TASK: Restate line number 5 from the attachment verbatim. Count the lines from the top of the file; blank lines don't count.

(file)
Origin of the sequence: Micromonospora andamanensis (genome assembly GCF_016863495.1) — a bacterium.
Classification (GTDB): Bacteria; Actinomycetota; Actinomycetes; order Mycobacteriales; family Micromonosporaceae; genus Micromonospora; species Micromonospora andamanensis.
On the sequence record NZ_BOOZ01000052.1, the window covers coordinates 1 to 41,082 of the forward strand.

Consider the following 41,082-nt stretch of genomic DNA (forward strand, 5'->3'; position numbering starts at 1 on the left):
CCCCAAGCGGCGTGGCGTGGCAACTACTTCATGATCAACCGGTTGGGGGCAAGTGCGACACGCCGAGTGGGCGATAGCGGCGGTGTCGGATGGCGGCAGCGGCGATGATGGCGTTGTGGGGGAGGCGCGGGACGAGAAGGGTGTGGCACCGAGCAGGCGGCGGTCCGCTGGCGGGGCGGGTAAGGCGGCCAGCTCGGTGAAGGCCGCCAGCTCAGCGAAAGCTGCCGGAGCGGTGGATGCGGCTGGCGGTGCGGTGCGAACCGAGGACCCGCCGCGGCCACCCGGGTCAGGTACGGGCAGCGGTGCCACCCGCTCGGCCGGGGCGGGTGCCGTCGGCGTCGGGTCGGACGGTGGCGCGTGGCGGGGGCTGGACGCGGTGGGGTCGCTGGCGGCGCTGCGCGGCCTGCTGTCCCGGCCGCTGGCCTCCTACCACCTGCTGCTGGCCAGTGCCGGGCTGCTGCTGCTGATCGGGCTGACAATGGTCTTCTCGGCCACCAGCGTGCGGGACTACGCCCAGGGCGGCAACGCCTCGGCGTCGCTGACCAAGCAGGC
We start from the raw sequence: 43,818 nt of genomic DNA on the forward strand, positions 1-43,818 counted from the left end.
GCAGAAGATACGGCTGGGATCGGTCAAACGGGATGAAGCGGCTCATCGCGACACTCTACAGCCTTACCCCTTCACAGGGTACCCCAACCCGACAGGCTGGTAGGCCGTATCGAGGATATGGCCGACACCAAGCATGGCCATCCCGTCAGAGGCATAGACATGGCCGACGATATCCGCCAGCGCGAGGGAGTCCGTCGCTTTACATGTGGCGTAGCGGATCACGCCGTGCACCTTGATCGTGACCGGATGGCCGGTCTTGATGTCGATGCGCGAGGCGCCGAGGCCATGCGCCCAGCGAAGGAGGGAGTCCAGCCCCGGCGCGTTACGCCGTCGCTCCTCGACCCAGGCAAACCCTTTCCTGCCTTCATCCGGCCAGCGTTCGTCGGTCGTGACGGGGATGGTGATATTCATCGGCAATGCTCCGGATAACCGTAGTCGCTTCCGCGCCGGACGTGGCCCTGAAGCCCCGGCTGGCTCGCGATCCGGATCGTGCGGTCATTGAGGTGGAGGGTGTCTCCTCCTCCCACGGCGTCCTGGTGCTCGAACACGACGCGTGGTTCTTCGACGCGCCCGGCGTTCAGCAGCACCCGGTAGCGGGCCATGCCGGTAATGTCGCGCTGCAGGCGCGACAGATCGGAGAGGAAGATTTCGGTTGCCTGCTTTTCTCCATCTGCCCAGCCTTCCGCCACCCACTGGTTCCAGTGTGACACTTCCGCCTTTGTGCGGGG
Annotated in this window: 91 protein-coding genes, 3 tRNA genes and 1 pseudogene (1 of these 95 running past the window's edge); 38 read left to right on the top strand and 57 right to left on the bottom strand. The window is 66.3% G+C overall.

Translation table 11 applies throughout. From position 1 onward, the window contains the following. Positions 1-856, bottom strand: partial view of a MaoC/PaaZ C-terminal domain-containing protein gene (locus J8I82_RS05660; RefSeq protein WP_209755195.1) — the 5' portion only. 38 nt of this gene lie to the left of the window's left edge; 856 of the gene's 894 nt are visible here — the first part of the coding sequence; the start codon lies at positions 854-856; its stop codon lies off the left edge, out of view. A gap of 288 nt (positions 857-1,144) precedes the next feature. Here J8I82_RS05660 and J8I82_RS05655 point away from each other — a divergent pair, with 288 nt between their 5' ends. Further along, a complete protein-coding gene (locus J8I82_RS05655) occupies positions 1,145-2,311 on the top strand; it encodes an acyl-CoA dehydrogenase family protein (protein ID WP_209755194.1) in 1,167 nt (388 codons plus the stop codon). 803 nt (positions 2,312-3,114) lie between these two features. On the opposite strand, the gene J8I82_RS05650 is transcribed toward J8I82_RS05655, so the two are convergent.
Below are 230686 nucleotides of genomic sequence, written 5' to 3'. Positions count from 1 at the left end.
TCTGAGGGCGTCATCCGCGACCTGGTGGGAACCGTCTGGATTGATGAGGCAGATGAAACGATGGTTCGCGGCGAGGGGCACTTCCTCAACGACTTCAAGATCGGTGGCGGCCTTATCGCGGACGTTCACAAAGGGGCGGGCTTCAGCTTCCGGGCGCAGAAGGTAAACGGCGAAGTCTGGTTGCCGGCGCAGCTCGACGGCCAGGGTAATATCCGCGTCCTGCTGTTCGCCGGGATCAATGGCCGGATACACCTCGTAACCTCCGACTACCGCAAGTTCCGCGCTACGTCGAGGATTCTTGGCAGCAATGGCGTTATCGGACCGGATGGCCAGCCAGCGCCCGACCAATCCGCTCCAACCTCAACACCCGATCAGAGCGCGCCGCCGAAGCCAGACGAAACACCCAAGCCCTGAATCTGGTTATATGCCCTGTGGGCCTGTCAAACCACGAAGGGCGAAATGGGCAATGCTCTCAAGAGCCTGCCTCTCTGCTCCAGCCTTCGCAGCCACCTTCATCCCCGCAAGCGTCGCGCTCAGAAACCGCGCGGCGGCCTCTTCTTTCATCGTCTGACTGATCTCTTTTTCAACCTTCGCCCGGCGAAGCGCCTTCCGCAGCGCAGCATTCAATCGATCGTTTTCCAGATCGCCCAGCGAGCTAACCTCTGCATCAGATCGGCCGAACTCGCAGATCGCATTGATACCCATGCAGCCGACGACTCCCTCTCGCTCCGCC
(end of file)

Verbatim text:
CCCCAAGCGGCGTGGCGTGGCAACTACTTCATGATCAACCGGTTGGGGGCAAGTGCGACACGCCGAGTGGGCGATAGCGGCGGTGTCGGATGGCGGCAGCGGCGATGATGGCGTTGTGGGGGAGGCGCGGGACGAGAAGGGTGTGGCACCGAGCAGGCGGCGGTCCGCTGGCGGGGCGGGTAAGGCGGCCAGCTCGGTGAAGGCCGCCAGCTCAGCGAAAGCTGCCGGAGCGGTGGATGCGGCTGGCGGTGCGGTGCGAACCGAGGACCCGCCGCGGCCACCCGGGTCAGGTACGGGCAGCGGTGCCACCCGCTCGGCCGGGGCGGGTGCCGTCGGCGTCGGGTCGGACGGTGGCGCGTGGCGGGGGCTGGACGCGGTGGGGTCGCTGGCGGCGCTGCGCGGCCTGCTGTCCCGGCCGCTGGCCTCCTACCACCTGCTGCTGGCCAGTGCCGGGCTGCTGCTGCTGATCGGGCTGACAATGGTCTTCTCGGCCACCAGCGTGCGGGACTACGCCCAGGGCGGCAACGCCTCGGCGTCGCTGACCAAGCAGGC